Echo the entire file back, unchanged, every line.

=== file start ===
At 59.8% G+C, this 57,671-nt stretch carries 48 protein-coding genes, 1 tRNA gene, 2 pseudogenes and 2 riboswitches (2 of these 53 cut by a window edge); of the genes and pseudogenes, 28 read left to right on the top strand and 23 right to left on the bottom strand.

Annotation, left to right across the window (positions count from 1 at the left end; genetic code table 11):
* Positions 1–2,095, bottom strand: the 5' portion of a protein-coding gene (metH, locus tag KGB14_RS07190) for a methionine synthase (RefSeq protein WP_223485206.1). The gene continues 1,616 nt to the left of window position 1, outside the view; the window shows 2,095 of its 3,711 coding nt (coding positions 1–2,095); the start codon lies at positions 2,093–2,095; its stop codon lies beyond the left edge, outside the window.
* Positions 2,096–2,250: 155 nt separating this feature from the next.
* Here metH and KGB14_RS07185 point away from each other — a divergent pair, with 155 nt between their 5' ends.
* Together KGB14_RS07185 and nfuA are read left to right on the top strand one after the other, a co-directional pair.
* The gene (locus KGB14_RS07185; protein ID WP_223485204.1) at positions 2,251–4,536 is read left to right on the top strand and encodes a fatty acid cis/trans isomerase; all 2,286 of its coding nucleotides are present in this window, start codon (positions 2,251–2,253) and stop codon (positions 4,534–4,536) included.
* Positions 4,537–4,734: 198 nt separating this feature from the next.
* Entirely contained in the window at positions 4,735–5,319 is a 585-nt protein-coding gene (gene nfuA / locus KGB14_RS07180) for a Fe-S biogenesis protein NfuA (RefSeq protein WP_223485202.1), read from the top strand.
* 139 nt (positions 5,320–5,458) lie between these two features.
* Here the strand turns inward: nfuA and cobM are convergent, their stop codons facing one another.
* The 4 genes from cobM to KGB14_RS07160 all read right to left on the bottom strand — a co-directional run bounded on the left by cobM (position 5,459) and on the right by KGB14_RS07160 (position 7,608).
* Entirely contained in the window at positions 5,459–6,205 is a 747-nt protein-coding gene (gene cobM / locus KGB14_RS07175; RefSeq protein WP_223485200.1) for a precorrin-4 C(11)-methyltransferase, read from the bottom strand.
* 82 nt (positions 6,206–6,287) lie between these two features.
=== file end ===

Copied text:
At 59.8% G+C, this 57,671-nt stretch carries 48 protein-coding genes, 1 tRNA gene, 2 pseudogenes and 2 riboswitches (2 of these 53 cut by a window edge); of the genes and pseudogenes, 28 read left to right on the top strand and 23 right to left on the bottom strand.

Annotation, left to right across the window (positions count from 1 at the left end; genetic code table 11):
* Positions 1–2,095, bottom strand: the 5' portion of a protein-coding gene (metH, locus tag KGB14_RS07190) for a methionine synthase (RefSeq protein WP_223485206.1). The gene continues 1,616 nt to the left of window position 1, outside the view; the window shows 2,095 of its 3,711 coding nt (coding positions 1–2,095); the start codon lies at positions 2,093–2,095; its stop codon lies beyond the left edge, outside the window.
* Positions 2,096–2,250: 155 nt separating this feature from the next.
* Here metH and KGB14_RS07185 point away from each other — a divergent pair, with 155 nt between their 5' ends.
* Together KGB14_RS07185 and nfuA are read left to right on the top strand one after the other, a co-directional pair.
* The gene (locus KGB14_RS07185; protein ID WP_223485204.1) at positions 2,251–4,536 is read left to right on the top strand and encodes a fatty acid cis/trans isomerase; all 2,286 of its coding nucleotides are present in this window, start codon (positions 2,251–2,253) and stop codon (positions 4,534–4,536) included.
* Positions 4,537–4,734: 198 nt separating this feature from the next.
* Entirely contained in the window at positions 4,735–5,319 is a 585-nt protein-coding gene (gene nfuA / locus KGB14_RS07180) for a Fe-S biogenesis protein NfuA (RefSeq protein WP_223485202.1), read from the top strand.
* 139 nt (positions 5,320–5,458) lie between these two features.
* Here the strand turns inward: nfuA and cobM are convergent, their stop codons facing one another.
* The 4 genes from cobM to KGB14_RS07160 all read right to left on the bottom strand — a co-directional run bounded on the left by cobM (position 5,459) and on the right by KGB14_RS07160 (position 7,608).
* Entirely contained in the window at positions 5,459–6,205 is a 747-nt protein-coding gene (gene cobM / locus KGB14_RS07175; RefSeq protein WP_223485200.1) for a precorrin-4 C(11)-methyltransferase, read from the bottom strand.
* 82 nt (positions 6,206–6,287) lie between these two features.